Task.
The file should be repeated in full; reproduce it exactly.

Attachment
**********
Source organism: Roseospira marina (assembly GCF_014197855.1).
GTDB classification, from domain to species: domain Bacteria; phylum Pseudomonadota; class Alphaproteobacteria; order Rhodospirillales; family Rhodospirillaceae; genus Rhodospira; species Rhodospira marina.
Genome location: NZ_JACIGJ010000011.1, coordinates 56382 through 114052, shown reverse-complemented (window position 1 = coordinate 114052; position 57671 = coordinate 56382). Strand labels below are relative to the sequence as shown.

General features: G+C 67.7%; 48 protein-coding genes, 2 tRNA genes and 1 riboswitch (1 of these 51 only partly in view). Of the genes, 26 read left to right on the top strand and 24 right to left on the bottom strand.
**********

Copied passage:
Source organism: Roseospira marina (assembly GCF_014197855.1).
GTDB classification, from domain to species: domain Bacteria; phylum Pseudomonadota; class Alphaproteobacteria; order Rhodospirillales; family Rhodospirillaceae; genus Rhodospira; species Rhodospira marina.
Genome location: NZ_JACIGJ010000011.1, coordinates 56382 through 114052, shown reverse-complemented (window position 1 = coordinate 114052; position 57671 = coordinate 56382). Strand labels below are relative to the sequence as shown.

General features: G+C 67.7%; 48 protein-coding genes, 2 tRNA genes and 1 riboswitch (1 of these 51 only partly in view). Of the genes, 26 read left to right on the top strand and 24 right to left on the bottom strand.